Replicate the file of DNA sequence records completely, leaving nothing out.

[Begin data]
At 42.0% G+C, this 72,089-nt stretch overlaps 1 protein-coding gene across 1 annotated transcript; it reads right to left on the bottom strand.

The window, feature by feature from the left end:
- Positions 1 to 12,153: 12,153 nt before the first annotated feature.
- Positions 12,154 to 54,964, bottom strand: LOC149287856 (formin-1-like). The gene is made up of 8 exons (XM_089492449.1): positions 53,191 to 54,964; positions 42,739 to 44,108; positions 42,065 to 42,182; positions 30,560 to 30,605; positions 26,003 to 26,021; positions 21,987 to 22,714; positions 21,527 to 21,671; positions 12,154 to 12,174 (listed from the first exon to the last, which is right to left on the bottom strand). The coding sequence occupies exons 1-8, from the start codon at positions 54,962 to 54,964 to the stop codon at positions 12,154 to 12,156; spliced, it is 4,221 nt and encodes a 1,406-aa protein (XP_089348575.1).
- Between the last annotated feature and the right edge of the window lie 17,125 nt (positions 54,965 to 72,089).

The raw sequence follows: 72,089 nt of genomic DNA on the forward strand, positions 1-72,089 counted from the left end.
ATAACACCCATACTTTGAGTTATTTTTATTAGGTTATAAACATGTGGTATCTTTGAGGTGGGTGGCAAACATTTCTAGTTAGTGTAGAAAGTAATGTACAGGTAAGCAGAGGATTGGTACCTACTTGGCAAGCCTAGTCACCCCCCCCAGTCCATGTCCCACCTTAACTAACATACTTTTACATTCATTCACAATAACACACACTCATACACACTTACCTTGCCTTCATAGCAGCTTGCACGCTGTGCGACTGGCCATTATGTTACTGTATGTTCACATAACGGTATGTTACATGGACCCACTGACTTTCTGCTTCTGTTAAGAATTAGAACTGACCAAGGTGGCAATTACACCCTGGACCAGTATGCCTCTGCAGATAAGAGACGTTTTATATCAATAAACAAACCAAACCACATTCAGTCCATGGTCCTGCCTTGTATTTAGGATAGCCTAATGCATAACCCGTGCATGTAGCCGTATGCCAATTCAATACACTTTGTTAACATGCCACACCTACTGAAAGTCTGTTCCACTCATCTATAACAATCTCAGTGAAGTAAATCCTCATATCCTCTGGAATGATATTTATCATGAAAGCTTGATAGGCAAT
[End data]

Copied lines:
At 42.0% G+C, this 72,089-nt stretch overlaps 1 protein-coding gene across 1 annotated transcript; it reads right to left on the bottom strand.

The window, feature by feature from the left end:
- Positions 1 to 12,153: 12,153 nt before the first annotated feature.
- Positions 12,154 to 54,964, bottom strand: LOC149287856 (formin-1-like). The gene is made up of 8 exons (XM_089492449.1): positions 53,191 to 54,964; positions 42,739 to 44,108; positions 42,065 to 42,182; positions 30,560 to 30,605; positions 26,003 to 26,021; positions 21,987 to 22,714; positions 21,527 to 21,671; positions 12,154 to 12,174 (listed from the first exon to the last, which is right to left on the bottom strand). The coding sequence occupies exons 1-8, from the start codon at positions 54,962 to 54,964 to the stop codon at positions 12,154 to 12,156; spliced, it is 4,221 nt and encodes a 1,406-aa protein (XP_089348575.1).
- Between the last annotated feature and the right edge of the window lie 17,125 nt (positions 54,965 to 72,089).

The raw sequence follows: 72,089 nt of genomic DNA on the forward strand, positions 1-72,089 counted from the left end.
ATAACACCCATACTTTGAGTTATTTTTATTAGGTTATAAACATGTGGTATCTTTGAGGTGGGTGGCAAACATTTCTAGTTAGTGTAGAAAGTAATGTACAGGTAAGCAGAGGATTGGTACCTACTTGGCAAGCCTAGTCACCCCCCCCAGTCCATGTCCCACCTTAACTAACATACTTTTACATTCATTCACAATAACACACACTCATACACACTTACCTTGCCTTCATAGCAGCTTGCACGCTGTGCGACTGGCCATTATGTTACTGTATGTTCACATAACGGTATGTTACATGGACCCACTGACTTTCTGCTTCTGTTAAGAATTAGAACTGACCAAGGTGGCAATTACACCCTGGACCAGTATGCCTCTGCAGATAAGAGACGTTTTATATCAATAAACAAACCAAACCACATTCAGTCCATGGTCCTGCCTTGTATTTAGGATAGCCTAATGCATAACCCGTGCATGTAGCCGTATGCCAATTCAATACACTTTGTTAACATGCCACACCTACTGAAAGTCTGTTCCACTCATCTATAACAATCTCAGTGAAGTAAATCCTCATATCCTCTGGAATGATATTTATCATGAAAGCTTGATAGGCAAT